José Ortega y Gasset was a Spanish liberal philosopher and essayist working during the first half of the 20th century while Spain oscillated between monarchy, republicanism and dictatorship. He was, along with Kant, Schopenhauer, and Nietzsche, a proponent of the idea of perspectivism.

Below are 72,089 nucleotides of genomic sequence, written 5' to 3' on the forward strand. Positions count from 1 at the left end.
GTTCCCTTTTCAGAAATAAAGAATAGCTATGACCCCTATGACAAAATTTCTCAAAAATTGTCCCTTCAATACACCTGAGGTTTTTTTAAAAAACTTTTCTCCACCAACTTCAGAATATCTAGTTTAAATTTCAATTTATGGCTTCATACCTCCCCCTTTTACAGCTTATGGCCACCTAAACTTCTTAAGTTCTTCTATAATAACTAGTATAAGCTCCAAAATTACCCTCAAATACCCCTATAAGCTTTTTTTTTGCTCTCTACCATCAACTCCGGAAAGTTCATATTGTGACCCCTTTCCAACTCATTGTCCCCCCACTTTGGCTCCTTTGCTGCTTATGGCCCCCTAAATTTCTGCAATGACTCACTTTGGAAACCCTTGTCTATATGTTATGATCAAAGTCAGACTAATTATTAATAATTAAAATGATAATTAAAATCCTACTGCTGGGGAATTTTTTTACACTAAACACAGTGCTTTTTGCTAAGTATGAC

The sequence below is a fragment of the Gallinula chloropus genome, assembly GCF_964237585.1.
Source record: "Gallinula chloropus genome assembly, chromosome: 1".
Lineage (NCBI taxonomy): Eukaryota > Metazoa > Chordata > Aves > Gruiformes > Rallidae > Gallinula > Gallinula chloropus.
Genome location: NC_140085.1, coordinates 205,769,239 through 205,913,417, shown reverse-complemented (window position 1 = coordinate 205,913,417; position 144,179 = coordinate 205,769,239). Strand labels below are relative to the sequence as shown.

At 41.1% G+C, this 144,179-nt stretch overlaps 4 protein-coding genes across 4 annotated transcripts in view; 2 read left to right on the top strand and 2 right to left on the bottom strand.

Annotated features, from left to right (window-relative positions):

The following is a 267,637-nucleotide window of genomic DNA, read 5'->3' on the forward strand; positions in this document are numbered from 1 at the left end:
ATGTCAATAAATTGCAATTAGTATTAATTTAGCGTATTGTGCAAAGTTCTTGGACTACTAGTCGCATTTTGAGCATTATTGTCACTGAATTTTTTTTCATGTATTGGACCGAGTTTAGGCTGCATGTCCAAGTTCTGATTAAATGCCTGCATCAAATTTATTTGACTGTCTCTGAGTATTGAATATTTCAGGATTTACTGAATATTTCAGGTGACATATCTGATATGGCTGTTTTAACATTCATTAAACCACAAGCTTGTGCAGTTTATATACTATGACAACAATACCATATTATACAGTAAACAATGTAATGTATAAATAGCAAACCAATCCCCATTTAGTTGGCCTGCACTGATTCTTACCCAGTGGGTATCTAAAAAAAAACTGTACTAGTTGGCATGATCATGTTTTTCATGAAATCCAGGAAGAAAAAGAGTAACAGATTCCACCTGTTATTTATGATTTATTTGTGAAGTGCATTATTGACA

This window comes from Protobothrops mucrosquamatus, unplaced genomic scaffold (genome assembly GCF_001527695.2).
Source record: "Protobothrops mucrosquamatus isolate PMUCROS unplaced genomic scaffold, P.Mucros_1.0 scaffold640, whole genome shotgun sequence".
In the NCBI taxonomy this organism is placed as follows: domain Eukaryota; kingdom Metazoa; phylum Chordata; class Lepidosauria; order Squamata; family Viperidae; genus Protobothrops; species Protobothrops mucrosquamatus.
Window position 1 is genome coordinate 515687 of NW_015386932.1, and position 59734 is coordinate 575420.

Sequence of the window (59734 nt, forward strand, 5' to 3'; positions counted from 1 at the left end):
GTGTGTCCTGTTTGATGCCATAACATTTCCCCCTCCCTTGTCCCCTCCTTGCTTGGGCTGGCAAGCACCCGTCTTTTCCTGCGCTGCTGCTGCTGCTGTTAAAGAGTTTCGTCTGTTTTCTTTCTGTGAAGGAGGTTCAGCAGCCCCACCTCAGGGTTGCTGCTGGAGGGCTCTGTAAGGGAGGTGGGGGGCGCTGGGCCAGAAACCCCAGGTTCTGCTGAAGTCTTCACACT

Ortega's numerous and varied writings, in addition to The Revolt of the Masses, include The Modern Theme (1923), The Mission of the University (1930), On Love (1940), History as System (1941), Man and People (1957), Man and Crisis (1958), and What Is Philosophy? (1958). Often mentioned, as is Miguel de Unamuno, with the existentialists, Ortega expounded a philosophy that has been called "ratiovitalism" or "vital reason," in which he sought to do justice to both the intellectual and passional dimensions of man as manifestations of the fundamental reality, "human life."